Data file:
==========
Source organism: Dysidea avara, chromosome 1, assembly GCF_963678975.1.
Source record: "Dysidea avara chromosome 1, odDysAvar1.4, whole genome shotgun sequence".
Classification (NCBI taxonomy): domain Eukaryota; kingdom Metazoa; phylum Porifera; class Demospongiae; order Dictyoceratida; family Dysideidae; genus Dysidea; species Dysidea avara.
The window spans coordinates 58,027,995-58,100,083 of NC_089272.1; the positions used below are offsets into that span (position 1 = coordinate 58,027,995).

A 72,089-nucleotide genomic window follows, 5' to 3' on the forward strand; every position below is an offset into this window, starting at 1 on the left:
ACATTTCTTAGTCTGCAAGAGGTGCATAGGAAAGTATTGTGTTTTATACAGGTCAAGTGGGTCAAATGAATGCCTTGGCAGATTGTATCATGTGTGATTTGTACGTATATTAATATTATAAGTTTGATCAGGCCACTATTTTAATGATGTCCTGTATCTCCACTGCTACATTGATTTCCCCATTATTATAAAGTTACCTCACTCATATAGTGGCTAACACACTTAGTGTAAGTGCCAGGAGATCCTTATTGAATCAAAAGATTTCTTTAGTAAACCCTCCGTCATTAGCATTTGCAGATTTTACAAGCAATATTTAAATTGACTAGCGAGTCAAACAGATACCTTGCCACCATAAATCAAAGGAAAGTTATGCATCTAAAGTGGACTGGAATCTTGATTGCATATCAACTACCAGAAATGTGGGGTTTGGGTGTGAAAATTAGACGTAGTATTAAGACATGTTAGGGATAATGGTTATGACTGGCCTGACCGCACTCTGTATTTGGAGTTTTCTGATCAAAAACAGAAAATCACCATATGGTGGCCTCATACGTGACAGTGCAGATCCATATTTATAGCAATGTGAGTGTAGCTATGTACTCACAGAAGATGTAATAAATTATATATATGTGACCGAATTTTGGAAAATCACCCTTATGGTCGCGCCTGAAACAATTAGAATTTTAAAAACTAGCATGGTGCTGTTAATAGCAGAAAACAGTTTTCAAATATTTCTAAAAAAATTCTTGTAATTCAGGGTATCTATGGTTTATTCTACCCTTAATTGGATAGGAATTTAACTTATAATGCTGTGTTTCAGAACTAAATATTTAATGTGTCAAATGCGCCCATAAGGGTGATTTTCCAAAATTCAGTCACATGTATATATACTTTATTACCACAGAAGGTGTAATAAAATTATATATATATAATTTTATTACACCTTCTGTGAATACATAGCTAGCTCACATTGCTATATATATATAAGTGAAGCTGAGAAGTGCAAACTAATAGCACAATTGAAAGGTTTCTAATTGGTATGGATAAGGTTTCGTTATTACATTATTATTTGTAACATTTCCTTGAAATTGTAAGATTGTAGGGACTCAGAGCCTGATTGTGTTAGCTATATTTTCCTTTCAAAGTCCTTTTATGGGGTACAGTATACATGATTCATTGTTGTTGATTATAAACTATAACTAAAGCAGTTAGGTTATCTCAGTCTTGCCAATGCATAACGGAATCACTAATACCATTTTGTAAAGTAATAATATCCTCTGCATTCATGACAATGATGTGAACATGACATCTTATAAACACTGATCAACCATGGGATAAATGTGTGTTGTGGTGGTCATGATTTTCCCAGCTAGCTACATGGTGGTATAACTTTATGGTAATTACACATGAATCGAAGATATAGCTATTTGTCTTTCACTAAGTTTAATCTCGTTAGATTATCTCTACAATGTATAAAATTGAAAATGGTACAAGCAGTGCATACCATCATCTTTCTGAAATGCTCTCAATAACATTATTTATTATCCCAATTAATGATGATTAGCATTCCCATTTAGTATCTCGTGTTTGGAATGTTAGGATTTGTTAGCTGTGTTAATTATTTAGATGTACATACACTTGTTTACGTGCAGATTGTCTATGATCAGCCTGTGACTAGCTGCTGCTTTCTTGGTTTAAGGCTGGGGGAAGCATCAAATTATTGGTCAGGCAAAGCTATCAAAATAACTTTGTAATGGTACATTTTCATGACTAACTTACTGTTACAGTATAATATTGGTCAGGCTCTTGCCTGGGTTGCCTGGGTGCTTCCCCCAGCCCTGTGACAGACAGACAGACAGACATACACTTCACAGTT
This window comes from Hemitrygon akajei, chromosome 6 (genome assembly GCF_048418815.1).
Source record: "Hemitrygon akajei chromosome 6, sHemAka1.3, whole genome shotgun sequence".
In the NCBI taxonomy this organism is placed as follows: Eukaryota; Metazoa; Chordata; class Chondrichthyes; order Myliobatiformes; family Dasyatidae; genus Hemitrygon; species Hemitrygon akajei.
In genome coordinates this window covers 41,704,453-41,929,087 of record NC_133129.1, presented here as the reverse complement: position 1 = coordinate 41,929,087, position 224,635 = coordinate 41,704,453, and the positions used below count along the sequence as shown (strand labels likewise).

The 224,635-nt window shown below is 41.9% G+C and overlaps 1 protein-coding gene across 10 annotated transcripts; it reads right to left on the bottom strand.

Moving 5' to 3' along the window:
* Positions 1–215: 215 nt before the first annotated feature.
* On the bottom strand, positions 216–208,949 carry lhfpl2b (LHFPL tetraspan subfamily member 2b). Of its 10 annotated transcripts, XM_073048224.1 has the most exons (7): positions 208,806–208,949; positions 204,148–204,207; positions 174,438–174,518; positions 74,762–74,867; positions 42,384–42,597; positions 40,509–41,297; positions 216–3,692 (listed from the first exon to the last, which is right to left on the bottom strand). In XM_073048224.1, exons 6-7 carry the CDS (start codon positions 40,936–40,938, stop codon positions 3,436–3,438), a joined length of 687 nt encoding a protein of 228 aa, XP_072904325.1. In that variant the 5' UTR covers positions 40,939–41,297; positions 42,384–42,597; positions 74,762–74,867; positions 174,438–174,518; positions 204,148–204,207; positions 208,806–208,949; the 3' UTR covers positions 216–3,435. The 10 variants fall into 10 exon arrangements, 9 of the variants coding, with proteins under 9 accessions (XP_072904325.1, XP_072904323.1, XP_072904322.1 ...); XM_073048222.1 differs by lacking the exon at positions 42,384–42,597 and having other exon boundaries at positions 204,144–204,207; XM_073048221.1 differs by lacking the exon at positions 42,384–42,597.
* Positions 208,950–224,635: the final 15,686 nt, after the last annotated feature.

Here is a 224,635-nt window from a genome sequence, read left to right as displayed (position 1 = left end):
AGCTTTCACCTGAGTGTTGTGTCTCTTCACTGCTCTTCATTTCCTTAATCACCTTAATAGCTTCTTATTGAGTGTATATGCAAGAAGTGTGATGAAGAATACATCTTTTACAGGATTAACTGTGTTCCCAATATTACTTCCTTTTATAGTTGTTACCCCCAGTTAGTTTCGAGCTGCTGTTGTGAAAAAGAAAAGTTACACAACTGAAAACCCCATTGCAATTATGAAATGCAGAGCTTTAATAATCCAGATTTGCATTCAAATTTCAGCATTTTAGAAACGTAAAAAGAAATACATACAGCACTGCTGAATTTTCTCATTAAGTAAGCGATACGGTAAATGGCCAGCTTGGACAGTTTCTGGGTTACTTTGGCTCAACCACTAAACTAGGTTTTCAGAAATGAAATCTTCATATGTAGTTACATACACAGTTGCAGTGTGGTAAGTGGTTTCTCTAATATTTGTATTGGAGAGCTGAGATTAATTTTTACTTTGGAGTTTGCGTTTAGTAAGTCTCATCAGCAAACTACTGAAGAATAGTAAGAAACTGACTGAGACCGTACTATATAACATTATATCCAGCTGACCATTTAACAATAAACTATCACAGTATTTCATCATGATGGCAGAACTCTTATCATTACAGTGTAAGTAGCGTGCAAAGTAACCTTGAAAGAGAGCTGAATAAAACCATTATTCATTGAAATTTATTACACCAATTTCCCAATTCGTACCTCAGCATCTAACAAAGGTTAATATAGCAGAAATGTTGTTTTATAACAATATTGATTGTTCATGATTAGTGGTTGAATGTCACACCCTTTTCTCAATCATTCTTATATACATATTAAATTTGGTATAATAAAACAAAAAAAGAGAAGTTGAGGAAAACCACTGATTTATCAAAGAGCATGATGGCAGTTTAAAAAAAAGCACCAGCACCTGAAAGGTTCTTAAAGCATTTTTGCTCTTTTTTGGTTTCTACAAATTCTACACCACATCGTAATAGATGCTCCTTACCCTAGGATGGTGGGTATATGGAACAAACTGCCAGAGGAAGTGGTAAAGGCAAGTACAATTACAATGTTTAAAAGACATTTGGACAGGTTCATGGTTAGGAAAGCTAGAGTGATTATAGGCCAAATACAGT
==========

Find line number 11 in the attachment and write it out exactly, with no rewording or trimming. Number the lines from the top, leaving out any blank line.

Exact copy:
The 224,635-nt window shown below is 41.9% G+C and overlaps 1 protein-coding gene across 10 annotated transcripts; it reads right to left on the bottom strand.